Global warming alarmists on the left, meet the birth rate obsessives on the right


It has been said that the discovery of something as primitive as coal led to major advancements for the typical worker. By one estimate, this form of “dirty energy” was theoretically equivalent to providing each worker with twenty full-time assistants from a productivity standpoint.

Thinking about the impact on growth of a seemingly prosaic thing like coal, what has the plane or the automobile meant for productivity, or the Internet, or the supercomputer that is in almost every American pocket? Look at the smartphone from the perspective of in-person sales calls. As recently as the 1990s, it was common for lost-driving salespeople to drive off the freeway in search of a payphone, only to phone the person or business called in a frantic search for directions. . These days, the computer we carry with us not only gets us where we need to be, but actually guides us through traffic jams, road closures, and anything else that might block our path to a sales pitch. The bet here is that today’s sellers are knocking on quite a few more doors every week.

This same computer technology also shrinks the world in brilliant ways. If anyone doubts that, ask your typical computer programmer for a moment of their time. It is increasingly true that a programmer in Sausalito can work “alongside” his colleagues in Spokane, Shanghai and anywhere else. Think of what moves forward as this average for productivity. It blows the mind.

Divided labor is the path to rapid productivity gains for individuals. This has been true for centuries. If you are puzzled, consider the pin factory described by Adam Smith in The Wealth of Nations. A man working alone could perhaps – maybe – produce a pin per day. But several skilled workers from the same pin factory could produce tens of thousands of pins a day working together.

Thinking of robots and the rapid automation of so much labor, it cannot be overstated how extremely bright the future looks as billions of “hands” join the work force. Imagine that robots don’t call in sick, don’t take vacations, and don’t need time off. Assuming 24/7 automated production, imagine the awesome productivity that awaits humans who will be freed from so much unnecessary work. Again, divided labor is the path to remarkable production gains. Always.

Please keep all of this in mind given the American right’s growing obsession with birth rates. According to an ideology that once looked askance at comments that flouted free choice, Americans are wrongly choosing to have too few children. And just like their reliable left-wing interventionist opponents, conservatives want the government to save Americans from an allegedly wrong choice that would supposedly harm the United States, as well as the world. No, you can’t make that up. Suffice it to say, the birthrate obsession on the right will in time join global cooling, acid rain and other alleged “threats” as a laugh line for future generations with plenty of free time ( born of incredible leaps in productivity) for laughs.

The usually very excellent Ross Douthat is the latest highly talented right-wing writer to throw his hat into an increasingly crowded conservative echo chamber about seemingly thoughtless Americans who aren’t having enough babies. Douthat is so concerned that he dedicated his memoir “My Fellow Americans” (four Times columnists on the editorial page put into words the words they allegedly had Joe Biden read as his State of the Union address) in the New York Times to the alleged threat.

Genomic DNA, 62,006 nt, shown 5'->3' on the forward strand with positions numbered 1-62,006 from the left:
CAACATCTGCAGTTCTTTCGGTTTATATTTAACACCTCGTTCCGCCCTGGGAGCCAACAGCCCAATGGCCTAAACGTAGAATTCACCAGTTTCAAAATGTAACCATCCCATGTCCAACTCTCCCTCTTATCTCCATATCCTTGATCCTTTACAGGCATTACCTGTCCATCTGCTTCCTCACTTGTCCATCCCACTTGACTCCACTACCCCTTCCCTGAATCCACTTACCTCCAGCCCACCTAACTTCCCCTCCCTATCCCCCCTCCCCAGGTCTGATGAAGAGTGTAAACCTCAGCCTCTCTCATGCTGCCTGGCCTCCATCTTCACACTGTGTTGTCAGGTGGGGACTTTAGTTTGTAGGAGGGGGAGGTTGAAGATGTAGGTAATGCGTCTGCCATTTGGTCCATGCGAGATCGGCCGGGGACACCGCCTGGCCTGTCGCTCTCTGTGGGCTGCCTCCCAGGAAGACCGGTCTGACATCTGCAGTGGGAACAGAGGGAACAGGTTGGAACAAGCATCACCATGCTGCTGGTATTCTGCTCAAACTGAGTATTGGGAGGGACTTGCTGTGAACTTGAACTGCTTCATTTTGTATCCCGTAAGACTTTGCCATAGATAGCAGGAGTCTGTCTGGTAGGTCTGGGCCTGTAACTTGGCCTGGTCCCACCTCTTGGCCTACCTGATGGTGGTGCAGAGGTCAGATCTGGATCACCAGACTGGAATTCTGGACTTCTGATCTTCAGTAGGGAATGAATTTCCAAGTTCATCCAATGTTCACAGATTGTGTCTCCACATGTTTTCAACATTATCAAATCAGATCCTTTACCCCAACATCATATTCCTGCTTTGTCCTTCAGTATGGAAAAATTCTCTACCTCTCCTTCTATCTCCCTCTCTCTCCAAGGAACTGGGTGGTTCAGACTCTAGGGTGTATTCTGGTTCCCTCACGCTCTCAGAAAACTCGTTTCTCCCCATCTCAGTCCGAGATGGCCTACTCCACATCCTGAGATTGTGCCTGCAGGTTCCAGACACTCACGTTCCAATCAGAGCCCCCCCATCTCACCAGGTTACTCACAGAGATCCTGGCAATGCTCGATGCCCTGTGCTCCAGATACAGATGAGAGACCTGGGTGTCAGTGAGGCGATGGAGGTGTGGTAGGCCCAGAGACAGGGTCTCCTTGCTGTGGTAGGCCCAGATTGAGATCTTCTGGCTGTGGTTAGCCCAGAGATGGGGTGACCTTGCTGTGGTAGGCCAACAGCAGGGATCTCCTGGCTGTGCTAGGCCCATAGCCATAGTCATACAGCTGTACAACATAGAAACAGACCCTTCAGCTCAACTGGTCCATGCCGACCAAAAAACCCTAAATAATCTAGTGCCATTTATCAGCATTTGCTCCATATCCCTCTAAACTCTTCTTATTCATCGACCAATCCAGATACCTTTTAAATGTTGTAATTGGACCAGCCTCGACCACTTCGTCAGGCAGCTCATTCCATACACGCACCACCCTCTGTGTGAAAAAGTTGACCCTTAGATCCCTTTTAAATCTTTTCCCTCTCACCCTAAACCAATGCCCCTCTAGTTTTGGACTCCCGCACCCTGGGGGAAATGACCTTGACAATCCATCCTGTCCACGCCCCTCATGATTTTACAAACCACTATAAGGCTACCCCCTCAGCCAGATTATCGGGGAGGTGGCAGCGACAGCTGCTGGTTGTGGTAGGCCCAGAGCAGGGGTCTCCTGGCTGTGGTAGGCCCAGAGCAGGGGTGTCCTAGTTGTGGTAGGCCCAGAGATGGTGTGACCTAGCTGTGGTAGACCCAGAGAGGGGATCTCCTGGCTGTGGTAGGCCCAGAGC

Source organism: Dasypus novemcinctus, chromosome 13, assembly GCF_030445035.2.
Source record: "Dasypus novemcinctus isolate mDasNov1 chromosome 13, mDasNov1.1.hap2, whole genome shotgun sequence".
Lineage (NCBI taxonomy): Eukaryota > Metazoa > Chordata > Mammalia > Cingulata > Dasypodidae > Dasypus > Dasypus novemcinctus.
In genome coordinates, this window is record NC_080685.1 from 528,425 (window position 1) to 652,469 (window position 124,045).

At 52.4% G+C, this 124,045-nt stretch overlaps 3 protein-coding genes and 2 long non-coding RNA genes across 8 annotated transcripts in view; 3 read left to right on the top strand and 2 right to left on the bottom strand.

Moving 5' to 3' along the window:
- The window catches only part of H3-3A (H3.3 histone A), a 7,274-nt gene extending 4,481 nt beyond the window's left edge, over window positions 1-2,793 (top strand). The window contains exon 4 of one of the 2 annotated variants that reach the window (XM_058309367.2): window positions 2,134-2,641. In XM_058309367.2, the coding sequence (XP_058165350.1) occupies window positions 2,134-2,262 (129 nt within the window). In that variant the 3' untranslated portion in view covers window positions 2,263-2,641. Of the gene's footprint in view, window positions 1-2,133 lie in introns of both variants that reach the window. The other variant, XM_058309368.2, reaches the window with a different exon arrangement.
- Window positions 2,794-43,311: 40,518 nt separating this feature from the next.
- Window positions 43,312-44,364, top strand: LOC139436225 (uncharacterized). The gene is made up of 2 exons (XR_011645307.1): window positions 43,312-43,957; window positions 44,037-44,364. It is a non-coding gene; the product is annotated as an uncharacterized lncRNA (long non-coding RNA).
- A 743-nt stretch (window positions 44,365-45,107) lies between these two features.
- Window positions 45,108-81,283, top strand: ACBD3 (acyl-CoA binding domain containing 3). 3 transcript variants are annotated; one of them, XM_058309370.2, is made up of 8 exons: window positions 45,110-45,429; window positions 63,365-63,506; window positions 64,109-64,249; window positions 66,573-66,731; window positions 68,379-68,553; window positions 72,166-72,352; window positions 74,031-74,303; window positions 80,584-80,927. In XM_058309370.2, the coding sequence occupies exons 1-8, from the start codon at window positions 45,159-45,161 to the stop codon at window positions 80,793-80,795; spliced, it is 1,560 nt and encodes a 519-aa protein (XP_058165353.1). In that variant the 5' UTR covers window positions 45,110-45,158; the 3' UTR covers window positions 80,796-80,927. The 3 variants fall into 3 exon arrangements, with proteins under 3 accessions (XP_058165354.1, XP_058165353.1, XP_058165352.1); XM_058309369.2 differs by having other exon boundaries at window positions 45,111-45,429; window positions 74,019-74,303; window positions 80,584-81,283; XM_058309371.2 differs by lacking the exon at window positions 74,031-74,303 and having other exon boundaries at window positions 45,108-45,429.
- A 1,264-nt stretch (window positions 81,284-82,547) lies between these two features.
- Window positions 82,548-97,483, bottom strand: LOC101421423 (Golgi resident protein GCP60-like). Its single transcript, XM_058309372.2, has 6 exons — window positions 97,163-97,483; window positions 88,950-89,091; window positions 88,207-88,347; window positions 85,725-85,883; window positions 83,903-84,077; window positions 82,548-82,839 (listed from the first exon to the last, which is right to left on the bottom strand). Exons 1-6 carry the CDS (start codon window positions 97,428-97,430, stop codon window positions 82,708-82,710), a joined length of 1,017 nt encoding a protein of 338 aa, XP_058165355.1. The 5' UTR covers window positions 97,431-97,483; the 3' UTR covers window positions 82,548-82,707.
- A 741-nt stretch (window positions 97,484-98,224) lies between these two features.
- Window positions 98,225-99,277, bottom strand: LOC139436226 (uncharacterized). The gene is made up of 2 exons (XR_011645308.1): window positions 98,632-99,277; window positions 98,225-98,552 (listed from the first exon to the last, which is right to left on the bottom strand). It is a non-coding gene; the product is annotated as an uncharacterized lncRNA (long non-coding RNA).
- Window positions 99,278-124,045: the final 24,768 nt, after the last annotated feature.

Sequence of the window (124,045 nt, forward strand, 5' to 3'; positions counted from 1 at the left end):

According to Douthat, a birth rate in the United States that has fallen to a “record low in 2020” is “bad for our future”. The funny thing about all of this is that South Korea currently has the lowest birth rate in the world among developed countries, and it also has the highest rate suicide rate in the developed world. Yet no news of capital outflows from Korea. Right-wingers love markets, but they tend to ignore market signals that reject their fearmongering and interventionist ways. In other words, markets are not waiting for disaster. They respond in advance. If Americans not having enough babies were “bad for our future,” the crash in US stock indexes would have started long ago, and long before Douthat and others discovered a problem.

Douthat adds that low birth rates mean “we have fewer workers for every retiree, that means fewer young people to take risks, dream big, come up with the invention or come up with the big idea that makes the world a better place.” Okay, but it’s not the parents’ job to produce children to support Social Security, as Douthat lightly puts it. Moreover, as evidenced by US Treasury yields, future markets (those pesky markets!) do not indicate that funding Social Security and these other misguided creations of the state will really be a problem.

More broadly, see above. The ability of those born today to take risks and innovate now and in the future will be of breathtaking magnitude. This is not a call for less procreation, but an assertion that while advances in automation and technology are only a fraction of what is expected, the professional specialization whose babies of today and tomorrow will enjoy will make the present 12and century by comparison. In other words, a child born today will work and produce at a level that hundreds (and realistically thousands) of humans today cannot.

So while Douthat pretends to say that “it’s not the government’s job to tell anyone when or if to have children,” that’s the only clue you need to know. that he’s certainly calling on the government “to make sure Americans have the support they need to dive into parenthood. Global warming alarmists on the left meet birthrate obsessives on the right. You mirror each other .

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